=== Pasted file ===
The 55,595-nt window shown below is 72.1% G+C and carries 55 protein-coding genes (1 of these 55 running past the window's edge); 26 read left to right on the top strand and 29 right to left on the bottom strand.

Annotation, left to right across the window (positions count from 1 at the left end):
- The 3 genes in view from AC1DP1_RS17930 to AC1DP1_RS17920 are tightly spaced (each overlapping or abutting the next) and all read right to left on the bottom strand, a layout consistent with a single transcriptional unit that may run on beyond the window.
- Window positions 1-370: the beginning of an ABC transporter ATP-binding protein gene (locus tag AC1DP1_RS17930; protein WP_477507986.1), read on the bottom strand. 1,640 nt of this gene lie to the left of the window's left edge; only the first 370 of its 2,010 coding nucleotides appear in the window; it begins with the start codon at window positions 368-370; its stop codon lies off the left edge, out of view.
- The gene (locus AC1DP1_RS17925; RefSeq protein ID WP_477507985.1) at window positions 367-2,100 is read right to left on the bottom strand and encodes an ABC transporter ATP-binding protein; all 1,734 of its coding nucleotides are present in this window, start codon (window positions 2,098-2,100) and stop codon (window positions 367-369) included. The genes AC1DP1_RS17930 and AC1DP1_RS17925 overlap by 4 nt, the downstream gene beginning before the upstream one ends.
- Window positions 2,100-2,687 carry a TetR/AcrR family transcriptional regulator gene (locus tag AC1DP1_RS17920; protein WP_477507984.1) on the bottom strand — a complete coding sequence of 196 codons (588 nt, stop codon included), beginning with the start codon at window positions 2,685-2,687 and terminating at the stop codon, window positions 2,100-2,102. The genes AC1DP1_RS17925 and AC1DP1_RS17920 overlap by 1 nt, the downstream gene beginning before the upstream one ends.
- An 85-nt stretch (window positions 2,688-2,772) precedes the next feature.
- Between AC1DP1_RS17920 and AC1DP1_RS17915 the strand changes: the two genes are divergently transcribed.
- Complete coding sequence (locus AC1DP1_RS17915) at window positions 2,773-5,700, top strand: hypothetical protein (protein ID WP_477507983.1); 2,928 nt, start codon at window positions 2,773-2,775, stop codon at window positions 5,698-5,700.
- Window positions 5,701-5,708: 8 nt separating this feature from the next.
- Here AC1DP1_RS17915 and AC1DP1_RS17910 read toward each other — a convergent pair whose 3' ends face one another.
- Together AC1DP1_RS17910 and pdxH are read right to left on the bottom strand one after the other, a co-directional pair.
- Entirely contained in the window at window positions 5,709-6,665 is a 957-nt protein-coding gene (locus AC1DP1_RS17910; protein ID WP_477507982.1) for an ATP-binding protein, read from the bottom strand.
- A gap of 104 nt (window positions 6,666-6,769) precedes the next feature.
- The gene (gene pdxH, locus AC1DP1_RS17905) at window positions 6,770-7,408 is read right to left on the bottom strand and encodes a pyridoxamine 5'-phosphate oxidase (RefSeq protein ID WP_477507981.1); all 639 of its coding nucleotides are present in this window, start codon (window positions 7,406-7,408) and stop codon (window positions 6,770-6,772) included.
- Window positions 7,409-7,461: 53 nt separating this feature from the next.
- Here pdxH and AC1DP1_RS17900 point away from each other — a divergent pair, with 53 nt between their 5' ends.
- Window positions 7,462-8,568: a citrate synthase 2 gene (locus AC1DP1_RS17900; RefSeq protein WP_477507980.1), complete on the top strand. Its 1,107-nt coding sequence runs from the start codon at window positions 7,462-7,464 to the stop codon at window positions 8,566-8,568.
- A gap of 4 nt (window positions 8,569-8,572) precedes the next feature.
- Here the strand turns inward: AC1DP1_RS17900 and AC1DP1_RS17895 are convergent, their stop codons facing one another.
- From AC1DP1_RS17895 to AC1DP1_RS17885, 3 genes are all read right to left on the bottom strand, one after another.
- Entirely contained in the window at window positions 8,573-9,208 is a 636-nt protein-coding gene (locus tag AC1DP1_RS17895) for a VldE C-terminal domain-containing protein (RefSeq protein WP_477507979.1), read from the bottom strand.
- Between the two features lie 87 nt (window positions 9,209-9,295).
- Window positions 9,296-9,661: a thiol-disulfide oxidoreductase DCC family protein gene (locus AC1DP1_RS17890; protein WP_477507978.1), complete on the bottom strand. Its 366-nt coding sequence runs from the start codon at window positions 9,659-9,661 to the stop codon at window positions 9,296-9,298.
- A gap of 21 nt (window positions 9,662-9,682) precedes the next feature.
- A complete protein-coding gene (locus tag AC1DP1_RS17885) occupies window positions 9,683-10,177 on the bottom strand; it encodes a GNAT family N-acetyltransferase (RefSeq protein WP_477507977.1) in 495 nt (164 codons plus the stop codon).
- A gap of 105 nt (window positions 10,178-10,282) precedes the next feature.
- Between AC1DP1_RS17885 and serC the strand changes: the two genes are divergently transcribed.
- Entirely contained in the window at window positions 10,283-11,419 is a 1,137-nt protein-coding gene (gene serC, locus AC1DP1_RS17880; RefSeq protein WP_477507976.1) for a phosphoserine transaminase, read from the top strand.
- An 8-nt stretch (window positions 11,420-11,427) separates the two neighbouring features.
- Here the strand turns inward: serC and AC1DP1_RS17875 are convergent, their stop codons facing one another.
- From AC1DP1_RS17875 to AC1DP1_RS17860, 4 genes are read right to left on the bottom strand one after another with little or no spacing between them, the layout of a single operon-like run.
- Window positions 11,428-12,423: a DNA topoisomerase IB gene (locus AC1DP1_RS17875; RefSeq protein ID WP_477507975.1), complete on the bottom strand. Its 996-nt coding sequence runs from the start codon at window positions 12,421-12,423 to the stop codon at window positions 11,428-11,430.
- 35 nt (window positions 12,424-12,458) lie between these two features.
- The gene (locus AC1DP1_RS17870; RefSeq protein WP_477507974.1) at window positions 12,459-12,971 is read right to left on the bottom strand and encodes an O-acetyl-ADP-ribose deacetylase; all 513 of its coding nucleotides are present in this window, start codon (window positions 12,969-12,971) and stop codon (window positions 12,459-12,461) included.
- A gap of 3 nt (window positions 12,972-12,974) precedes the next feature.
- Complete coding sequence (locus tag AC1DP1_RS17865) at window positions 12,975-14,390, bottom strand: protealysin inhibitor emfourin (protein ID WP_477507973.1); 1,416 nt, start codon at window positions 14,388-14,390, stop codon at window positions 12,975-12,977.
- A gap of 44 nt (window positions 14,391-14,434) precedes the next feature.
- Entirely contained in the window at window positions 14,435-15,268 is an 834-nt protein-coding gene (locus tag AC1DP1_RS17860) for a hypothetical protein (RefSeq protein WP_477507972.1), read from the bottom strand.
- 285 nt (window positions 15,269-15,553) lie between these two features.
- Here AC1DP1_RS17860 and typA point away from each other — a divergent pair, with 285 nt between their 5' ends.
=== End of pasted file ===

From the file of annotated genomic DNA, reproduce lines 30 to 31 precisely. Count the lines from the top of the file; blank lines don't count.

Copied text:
- An 8-nt stretch (window positions 11,420-11,427) separates the two neighbouring features.
- Here the strand turns inward: serC and AC1DP1_RS17875 are convergent, their stop codons facing one another.